There are two options plat as two separate pieces with one meander per piece
and then "fit" them together or estimate one of the meanders based upon a
----- Original Message -----
From: "William B Clark" <dadster3(a)juno.com>
Sent: Wednesday, June 23, 2004 6:02 PM
Subject: [DMU] Plotting w/two meander lines ( DEED-MAPPER-USERS-D Digest V04
I've had a number of situations like this, either with creek
"up the road" to someplace or "along so-and-so's fence" or
similar. The problem is that the DM plot stops when it doesn't have both
a direction and a distance, a shortcoming that I hope will be addressed
in future versions.
I've started drawing out the separate sections by hand on graph paper at
the topo map scale of 2000 ft/in. Equipment is fairly inexpensive and
it's something to do on a rainy day. You will need (1) a protractor. I
use a round one with degree scales running in both directions. This
kind of protractor lets you read direction directly. (2) an engineer's
scale in 10ths. You will need to convert chains, poles, rods etc to feet
and it's easier to work in decimals. (3) some clear plastic. Overhead
projector material is too expensive. I bought a pack of clear plastic
report covers, not the thin ones for documents but the thicker ones
suitable for bound reports. You can cut them to any size, but I've found
that quarter sheets work well. (4) A pack of water soluble fine tip
colored pens like Stanford Vis-a-Vis. (5) some masking tape.
Draw what you can of each side of the unknown lines at different places
on the graph paper. Remember that you can plot in reverse just by using
reciprocal directions (N5E = S5W). The grid lines are your indexes for
N-S and E-W. Trace your lines for each piece of the plot on to separate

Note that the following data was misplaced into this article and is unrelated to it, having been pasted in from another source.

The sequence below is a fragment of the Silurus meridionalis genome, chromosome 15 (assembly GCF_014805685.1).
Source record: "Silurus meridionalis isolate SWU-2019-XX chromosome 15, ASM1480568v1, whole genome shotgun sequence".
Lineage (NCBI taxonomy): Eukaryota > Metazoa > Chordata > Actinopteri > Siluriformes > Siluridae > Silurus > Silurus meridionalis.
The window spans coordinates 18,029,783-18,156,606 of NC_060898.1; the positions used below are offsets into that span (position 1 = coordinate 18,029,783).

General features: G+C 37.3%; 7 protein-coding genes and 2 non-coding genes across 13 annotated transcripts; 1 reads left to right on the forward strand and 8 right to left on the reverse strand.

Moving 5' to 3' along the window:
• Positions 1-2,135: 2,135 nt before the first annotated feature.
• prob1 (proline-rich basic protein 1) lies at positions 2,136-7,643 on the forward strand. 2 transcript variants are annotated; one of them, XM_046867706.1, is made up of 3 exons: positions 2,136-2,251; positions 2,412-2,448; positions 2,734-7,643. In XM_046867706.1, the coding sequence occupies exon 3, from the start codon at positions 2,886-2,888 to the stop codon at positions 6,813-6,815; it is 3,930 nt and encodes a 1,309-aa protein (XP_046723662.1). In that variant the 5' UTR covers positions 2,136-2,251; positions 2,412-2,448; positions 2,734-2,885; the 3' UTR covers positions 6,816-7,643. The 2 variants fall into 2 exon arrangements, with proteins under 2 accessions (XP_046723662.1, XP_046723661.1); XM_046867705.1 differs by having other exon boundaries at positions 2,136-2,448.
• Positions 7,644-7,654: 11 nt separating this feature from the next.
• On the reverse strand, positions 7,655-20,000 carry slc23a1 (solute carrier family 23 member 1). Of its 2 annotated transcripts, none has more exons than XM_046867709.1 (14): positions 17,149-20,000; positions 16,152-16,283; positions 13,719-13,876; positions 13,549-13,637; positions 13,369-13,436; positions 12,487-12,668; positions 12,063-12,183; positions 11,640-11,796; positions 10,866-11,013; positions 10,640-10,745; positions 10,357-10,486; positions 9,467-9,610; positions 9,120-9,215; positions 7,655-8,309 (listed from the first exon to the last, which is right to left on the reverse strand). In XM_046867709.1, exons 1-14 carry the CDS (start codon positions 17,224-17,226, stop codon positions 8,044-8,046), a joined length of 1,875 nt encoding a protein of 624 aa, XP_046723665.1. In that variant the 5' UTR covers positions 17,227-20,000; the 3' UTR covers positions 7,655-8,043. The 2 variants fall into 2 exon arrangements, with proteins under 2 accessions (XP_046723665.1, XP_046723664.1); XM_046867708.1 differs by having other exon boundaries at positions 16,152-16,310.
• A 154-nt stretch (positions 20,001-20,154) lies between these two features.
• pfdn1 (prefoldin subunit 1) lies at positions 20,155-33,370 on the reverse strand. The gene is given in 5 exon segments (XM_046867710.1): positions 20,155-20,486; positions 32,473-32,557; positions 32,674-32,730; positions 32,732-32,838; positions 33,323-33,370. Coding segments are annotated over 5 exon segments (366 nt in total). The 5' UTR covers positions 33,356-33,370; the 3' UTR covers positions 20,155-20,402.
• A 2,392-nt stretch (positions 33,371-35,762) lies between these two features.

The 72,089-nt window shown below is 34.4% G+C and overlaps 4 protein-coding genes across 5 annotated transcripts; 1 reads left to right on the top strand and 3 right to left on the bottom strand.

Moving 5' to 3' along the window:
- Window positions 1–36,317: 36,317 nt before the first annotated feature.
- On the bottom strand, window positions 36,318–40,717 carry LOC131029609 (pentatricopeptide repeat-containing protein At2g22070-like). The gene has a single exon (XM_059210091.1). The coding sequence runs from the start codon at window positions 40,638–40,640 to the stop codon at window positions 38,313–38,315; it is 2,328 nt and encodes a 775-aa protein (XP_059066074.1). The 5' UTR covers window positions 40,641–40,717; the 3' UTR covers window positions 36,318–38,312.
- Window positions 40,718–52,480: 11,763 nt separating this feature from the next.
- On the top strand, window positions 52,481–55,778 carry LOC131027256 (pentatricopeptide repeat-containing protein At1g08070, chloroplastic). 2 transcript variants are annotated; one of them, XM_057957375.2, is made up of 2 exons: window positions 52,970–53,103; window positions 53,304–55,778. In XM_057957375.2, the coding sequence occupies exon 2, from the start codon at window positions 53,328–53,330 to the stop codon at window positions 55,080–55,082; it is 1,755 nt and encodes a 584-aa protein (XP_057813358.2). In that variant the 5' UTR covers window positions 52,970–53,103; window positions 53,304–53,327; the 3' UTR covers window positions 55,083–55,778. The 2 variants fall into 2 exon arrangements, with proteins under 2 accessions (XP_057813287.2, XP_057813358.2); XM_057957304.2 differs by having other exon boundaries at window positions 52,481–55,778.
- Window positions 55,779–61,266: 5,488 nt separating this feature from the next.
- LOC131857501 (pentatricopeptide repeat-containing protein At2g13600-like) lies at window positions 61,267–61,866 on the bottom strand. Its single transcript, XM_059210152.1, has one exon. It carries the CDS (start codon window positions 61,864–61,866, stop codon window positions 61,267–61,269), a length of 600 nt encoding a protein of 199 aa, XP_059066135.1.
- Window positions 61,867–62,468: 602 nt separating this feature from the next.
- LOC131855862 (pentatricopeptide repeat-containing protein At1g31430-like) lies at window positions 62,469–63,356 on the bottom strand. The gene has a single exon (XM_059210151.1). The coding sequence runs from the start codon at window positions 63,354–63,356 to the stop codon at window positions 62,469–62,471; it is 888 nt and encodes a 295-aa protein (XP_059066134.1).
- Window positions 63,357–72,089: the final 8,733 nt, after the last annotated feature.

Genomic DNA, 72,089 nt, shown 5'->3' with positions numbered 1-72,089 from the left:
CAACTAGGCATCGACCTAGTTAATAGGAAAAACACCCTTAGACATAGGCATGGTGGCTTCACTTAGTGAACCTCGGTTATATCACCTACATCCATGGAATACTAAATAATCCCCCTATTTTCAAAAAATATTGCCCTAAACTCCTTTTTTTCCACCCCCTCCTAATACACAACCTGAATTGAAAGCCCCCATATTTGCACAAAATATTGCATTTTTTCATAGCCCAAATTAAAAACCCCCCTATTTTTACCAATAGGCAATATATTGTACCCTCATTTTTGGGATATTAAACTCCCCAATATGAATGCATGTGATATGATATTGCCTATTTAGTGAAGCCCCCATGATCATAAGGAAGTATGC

pieces of plastic w/the markers, making whatever notes you need and using
whatever colors you need. (I trace hard lines in black, meanders in blue
and conditional lines in green) Make sure to put a N arrow on your
tracing. You need this to keep your drawing oriented properly as you
move around the topo.
Now you have two separate plots. Move them around on the topo until it
looks like you have a fit that meets all the conditions of the deed.
This is easier of course if you have some identifiable point like a creek
mouth, ford etc. somewhere on at least one of them.
Once you have something that looks good to you, tape them in place.
Connect the dots to make the plot. Using your protractor and scale,
measure the direction and distance of the new lines. These will be very
approximate, but close enough to get started.
Plug these computed lines into DM as conditional lines and see how close
the plot matches to the deed acreage.
This can be very tedious, and it doesn't work every time. I've done some
that were w/i a few acres and others that were off by hundreds of acres.
When it does work, however, you have an approximate plot that is good
enough to get an idea of the property. You may improve the plot if/when
adjoining landowners are located. I usually color code plots that are as
iffy as some of these turn out to be and add remarks to the text for
Costs: about $5 for a good protractor; $5-7 for a scale, $3 for a couple
of pads of ¼" grid paper; $5 for a set of 5 colored pens; <$10 for a pack
of 25 clear plastic cover sheets; $3 for a roll of masking tape.
You could probably do this in DM by setting up dummy deeds for the parts
on either side of the unknown lines, but it has seemed easier for me to
just do it by hand.
Plotting & plodding in Elbert & Hart Co., GA
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